The Department of Clinical Sciences is responsible for providing didactic and clinical training of DVM students, conducting research pertaining to diseases of large and small animals, and providing health care services for large and small animals.
The section of Community Medicine and the Shelter Medicine Program work to improve the quality of life for homeless, displaced, abused or neglected animals through the education of veterinary students, veterinarians and veterinary paraprofessionals in the principles, core competencies and best practices of community and shelter medicine.
The Luke and Lily Lerner Spay/Neuter Clinic (LSNC) provides students at the Cummings School of Veterinary Medicine with opportunities for surgical training while serving pets in need. The mission is to instruct veterinary students in the best practices of small animal sterilization surgeries, to provide free or low-cost services to pets in need from the surrounding community, and to provide the surgical training component for Community Medicine.
The Lerner Spay Neuter Clinic provides high level spay neuter services to shelter and community animals while training veterinary students in the clinical competencies needed for anesthesia and surgery of healthy feline and canine patients. Several surgical training programs are run out of the Lerner Spay Neuter clinic with the main one being the Introduction to Anesthesia and Small Animal Surgical Techniques (ISAAST), which is a required class for all students. When staffing allows we also offer a fourth year clinical rotation, Primary Care Procedures, which has a focus on spay neuter, other basic surgery and dentistry. We also run an outreach clinic for clients living in public housing and period Community Cat Clinics. Finally, we assist with dental training labs and other clinical skills laboratories run by our colleagues.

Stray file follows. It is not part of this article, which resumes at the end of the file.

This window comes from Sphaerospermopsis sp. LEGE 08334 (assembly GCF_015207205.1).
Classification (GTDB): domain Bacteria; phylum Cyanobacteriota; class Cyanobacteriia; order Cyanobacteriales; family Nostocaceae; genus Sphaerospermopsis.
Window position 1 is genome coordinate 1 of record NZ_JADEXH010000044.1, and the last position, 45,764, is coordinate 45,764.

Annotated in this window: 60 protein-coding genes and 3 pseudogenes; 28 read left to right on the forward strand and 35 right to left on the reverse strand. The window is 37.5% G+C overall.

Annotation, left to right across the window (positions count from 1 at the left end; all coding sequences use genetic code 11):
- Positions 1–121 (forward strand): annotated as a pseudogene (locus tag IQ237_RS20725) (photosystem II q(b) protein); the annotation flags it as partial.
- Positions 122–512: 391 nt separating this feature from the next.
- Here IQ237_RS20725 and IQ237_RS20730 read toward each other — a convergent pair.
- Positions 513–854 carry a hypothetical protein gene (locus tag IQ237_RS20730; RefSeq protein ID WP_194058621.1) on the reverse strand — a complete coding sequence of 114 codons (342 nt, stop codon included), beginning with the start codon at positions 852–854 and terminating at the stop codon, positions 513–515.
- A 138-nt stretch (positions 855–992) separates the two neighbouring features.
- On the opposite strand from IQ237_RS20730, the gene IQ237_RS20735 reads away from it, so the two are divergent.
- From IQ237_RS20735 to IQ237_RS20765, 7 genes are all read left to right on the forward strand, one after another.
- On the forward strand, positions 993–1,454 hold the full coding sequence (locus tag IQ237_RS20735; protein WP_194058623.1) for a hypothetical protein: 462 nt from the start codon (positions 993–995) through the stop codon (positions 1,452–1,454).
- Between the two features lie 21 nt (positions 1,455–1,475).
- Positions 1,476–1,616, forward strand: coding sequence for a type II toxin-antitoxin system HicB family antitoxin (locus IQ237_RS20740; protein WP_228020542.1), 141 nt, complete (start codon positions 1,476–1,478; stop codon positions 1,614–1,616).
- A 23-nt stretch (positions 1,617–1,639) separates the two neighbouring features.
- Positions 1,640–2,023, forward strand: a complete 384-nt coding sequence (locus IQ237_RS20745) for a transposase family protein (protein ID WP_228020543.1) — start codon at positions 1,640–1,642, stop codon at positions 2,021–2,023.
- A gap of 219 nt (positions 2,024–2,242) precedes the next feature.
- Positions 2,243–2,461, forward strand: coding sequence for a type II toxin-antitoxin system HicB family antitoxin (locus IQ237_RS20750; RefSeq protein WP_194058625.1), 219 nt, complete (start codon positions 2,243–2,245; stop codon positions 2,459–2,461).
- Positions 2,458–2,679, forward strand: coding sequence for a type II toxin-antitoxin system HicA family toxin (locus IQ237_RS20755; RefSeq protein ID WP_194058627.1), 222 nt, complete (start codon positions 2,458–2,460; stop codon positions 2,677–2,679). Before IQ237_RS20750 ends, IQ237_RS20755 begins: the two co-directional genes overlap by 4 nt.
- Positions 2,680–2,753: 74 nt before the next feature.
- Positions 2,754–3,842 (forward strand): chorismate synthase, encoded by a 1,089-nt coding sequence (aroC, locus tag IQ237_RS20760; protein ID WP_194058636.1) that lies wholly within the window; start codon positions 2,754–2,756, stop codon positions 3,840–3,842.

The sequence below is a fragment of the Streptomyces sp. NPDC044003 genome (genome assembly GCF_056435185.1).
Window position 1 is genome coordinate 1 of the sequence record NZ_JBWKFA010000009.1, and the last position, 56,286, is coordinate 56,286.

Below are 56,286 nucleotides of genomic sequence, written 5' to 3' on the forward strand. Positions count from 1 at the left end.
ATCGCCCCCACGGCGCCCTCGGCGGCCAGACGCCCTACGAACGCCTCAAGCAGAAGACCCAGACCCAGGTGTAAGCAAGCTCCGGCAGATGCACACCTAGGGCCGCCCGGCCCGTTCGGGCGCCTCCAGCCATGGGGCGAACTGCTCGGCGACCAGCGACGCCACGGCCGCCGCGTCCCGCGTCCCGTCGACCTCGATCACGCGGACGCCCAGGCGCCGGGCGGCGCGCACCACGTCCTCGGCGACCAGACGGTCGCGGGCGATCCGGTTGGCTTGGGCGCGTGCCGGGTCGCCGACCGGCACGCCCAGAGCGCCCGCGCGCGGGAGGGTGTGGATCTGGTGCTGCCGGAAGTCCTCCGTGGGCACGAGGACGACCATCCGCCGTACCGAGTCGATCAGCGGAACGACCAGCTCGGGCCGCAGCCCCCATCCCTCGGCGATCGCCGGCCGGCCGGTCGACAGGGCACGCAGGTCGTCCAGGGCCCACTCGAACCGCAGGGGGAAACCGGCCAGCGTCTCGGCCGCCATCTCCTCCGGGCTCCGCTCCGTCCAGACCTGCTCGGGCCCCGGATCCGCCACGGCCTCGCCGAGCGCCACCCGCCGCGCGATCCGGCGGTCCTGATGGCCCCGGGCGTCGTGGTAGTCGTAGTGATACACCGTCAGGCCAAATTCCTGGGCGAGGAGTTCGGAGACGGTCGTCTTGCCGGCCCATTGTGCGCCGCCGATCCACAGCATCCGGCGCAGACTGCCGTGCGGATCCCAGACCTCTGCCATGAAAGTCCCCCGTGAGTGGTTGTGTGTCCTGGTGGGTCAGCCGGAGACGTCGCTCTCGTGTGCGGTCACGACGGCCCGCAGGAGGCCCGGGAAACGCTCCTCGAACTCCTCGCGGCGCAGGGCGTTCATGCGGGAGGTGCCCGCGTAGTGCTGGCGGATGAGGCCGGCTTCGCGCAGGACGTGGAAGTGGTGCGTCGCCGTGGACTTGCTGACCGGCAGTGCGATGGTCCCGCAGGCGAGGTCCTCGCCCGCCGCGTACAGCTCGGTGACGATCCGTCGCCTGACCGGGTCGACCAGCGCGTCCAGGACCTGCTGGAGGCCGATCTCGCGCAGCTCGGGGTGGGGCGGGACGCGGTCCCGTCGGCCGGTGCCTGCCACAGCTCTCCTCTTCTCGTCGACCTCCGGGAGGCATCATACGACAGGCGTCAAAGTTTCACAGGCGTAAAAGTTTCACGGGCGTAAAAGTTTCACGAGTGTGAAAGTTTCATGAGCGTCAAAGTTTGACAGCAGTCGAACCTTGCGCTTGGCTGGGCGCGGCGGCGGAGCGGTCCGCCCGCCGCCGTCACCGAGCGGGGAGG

What You'll Do
The Spay Lab technicians provide technical support for all of the clinical activities of the Lerner Clinic. All Lerner Clinic staff are responsible for the efficient operation of ISAAST: a core curriculum course. These responsibilities include:
- Communications with animal welfare shelters and private individuals regarding the clinic mission and activities.
- Unspayed female dogs are solicited for participation in the clinic where they undergo a spay procedure by third year veterinary students under the supervision of faculty veterinarians.
- Lerner Clinic technicians help to instruct students on principles of sterile technique and anesthesia, as well as providing technical and anesthesia support for doctors and students for all programs.
- Technicians also support wellness programming which includes preventative health care for qualified patients (ie routine vaccinations and dental procedures).
What We're Looking For
- High School Diploma or the equivalent
- Minimum 1 year veterinary technician experience
- Ability to lift up to 50 lbs. with or without accommodation
- A valid Driver’s License
- Associate's degree preferred. 2+ years of related experience preferred.
- Individual should be highly organized with outstanding communication skills and experience in an educational environment.
- An understanding of the organizational mechanics of animal shelters and shelter medicine is an advantage in communication with students about the program.
- High level of anesthesia training and the ability to independently anesthetize dogs and cats.
- Ability to safely and humanely handle dogs, cats and other small domestic animals. Some of these animals may have limited socialization and unknown aggressive backgrounds.